Novartis’s challenge presented Microsoft scientists with an opportunity to develop new advances in the machine learning field while speeding access to new treatment options for the estimated more than two million people with MS. But to achieve that objective, it would be necessary to develop entirely new methods of training machine learning systems. “It was clear that this was a very ambitious project,” said Peter Kontschieder, a Microsoft postdoctoral researcher and builder of many of the machine learning algorithms used in the Assess MS project.
Machine learning models require massive amounts of data, such as a collection of images of a certain object. Using a machine learning algorithm, a computer uses those pictures to create a model that recognizes a subject item’s appearance so that when it next encounters an example, even if it isn’t one of the images it was originally shown in the sampling process, the program will be able to identify it.
Thus, the first challenge for scientists working on the Assess MS project was to gather a critical amount of relevant data. In order to accurately assess how a particular MS patient is doing, they needed to devise a way to enable the Microsoft Kinect depth camera, designed as it is to recognize sweeping gestures executed by someone playing a living room video game, to detect more subtle movements such as the sway of a patient’s torso — a requirement that obliged researchers to create entirely new algorithms that would work in the background with Kinect’s depth camera, and would be able to both recognize MS patients’ body components in “a more nuanced way,” thereby yielding more precise representations of how the patient performed in executing the slate of tests.
However, even after creating the necessary algorithms from a blank sheet, the machine learning engineers were still aware that they would be unable to collect an ideal amount of data for the purpose of creating a machine learning model in this context because they were gathering these types of recordings from scratch, and were limited in the ways they could use collected data due to stringent patient privacy restrictions.
Yet another challenge confronting researchers was that unlike basic image recognition — for example, identifying whether a picture is of a tree or a car — the Assess MS project required researchers to get the machine to recognize much more subtly nuanced input data indicating even small progression of MS symptoms.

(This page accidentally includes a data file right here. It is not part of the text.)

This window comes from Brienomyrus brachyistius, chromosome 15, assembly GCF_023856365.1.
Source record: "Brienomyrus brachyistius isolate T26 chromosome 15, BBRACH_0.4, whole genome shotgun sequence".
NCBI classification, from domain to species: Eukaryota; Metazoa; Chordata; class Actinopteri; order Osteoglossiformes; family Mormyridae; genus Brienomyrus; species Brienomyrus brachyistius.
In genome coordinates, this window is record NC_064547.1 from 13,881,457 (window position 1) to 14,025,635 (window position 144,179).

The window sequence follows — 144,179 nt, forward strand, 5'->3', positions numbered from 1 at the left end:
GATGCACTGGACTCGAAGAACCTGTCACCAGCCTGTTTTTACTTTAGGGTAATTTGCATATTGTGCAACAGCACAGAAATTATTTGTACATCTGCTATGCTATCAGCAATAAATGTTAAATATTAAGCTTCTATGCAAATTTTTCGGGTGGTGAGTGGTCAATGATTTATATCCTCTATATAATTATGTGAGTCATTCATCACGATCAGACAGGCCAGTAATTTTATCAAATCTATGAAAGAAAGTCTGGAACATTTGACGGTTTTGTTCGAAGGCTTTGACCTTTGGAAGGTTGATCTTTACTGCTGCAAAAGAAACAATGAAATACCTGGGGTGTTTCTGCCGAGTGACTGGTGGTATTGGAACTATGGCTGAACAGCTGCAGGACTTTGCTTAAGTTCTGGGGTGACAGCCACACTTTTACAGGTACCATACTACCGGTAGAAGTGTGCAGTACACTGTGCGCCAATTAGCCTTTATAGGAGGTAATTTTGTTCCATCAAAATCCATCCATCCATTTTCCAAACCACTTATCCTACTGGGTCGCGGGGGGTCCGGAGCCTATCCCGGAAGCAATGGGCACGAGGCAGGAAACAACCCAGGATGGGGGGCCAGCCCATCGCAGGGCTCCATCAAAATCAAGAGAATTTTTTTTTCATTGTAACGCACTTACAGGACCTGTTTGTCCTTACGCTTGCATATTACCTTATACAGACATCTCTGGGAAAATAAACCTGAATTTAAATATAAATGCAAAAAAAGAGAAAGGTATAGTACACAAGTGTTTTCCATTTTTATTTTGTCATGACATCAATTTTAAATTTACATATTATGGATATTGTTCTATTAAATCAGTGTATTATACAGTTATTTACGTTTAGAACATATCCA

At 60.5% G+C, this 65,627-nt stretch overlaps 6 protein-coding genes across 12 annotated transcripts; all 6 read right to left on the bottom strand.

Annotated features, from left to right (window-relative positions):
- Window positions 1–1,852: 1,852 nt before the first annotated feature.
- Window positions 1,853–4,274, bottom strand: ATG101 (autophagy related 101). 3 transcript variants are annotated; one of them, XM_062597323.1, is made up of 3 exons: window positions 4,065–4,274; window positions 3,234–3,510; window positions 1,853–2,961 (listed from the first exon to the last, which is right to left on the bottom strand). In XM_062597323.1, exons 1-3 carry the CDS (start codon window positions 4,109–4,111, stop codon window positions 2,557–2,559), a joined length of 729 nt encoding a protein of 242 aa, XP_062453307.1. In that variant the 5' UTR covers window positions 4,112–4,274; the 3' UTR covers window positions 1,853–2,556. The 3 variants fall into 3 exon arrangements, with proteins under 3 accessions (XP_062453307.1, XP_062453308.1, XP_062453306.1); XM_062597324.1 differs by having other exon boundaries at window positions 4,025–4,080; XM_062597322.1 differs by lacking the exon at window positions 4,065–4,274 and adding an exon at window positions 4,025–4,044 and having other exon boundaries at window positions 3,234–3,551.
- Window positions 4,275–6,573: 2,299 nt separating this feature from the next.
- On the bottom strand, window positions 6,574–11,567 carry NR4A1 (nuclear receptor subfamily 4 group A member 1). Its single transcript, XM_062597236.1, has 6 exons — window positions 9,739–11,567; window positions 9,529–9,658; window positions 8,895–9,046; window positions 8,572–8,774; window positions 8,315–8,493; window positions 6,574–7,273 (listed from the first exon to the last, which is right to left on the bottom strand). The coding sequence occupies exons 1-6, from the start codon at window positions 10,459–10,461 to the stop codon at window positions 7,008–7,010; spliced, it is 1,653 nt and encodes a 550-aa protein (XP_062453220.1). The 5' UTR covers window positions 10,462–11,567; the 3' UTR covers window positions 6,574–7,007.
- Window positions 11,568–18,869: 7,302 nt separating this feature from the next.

Overcoming these various difficulties required new techniques for consistent data labeling in order to create a robustly strong model for accurate quantification of results. “We had to think hard about better, more accurate algorithms that would really pick up on the subtle signals that differentiate between an MS patient and a healthy individual,” explained Antonio Criminisi, a principal researcher in machine intelligence and perception at Microsoft’s U.K. lab.
Meanwhile, as Kontschieder, Criminisi, and other machine learning experts were developing the required algorithm innovations, other Microsoft research teams tackled the need to create a system that would be user-friendly for both doctors and patients to operate in real-world settings with a Kinect-based system compact enough to, for example, fit into possibly small or crowded clinical examination rooms with obstacles like chairs, tables, and desks in the way, and a user interface easy for doctors, nurses, and other clinicians to operate.
“We needed to ask, right from the beginning, ‘How do we make it work in the clinics?’” asked Morrison, whose computer science expertise is in human-computer interaction. Morrison noted that a common pitfall in such projects is that researchers typically design tools in laboratory settings, with none of the constraints that will be encountered in a real doctor’s office, then wonder why the technology doesn’t work in practice the way it did in the lab. “It needs to be a collaboration between the patient, the clinician, and the technology,” Morrison said. “What we try to do is strike a balance.”
The Microsoft release notes that the project’s human-computer interaction team discovered that some medical professionals stood in front of the patient to demonstrate movements, thereby blocking the camera’s view, which they addressed by designing a secondary screen that could move behind the camera, subtly guiding clinicians out of the way while still allowing them to monitor the patient. They also created a simple animation model of a human to demonstrate the movement, guiding the patient in the various movements and ensuring their being well-positioned for the camera to detect the movement accurately. They added a way for the clinician to notice if something is obstructing the camera, and equipped the machine with wheels to make it simple to reposition if something gets in the way. “We designed the prototype to help the clinicians help the computer, so that they could get the data they want,” Morrison said.
Microsoft reports that after years of design and algorithm development work, researchers are finally ready to test a proof-of-concept on a small cohort of patients, to confirm that the system can be effective in principle. The next step will be to test Assess MS in practice in order to learn and assess its effectiveness across a broader patient sampling.
In the meantime, the research and development team will continue refining algorithms they apply by measuring patients’ symptoms using new data collected, aiming to enable Novartis and other healthcare companies to use Assess MS to streamline clinical trials for MS treatments, and maybe, eventually, for other neuromuscular diseases, too.
“Novartis is leveraging digital technologies to transform patient care and drug development,” said Vas Narasimhan, global head of development at Novartis Pharmaceuticals. “We are excited about our collaboration with Microsoft Research to develop Assess MS, a more consistent way to measure motor dysfunctions caused by multiple sclerosis, which could lead to the development of better therapies and care for patients.”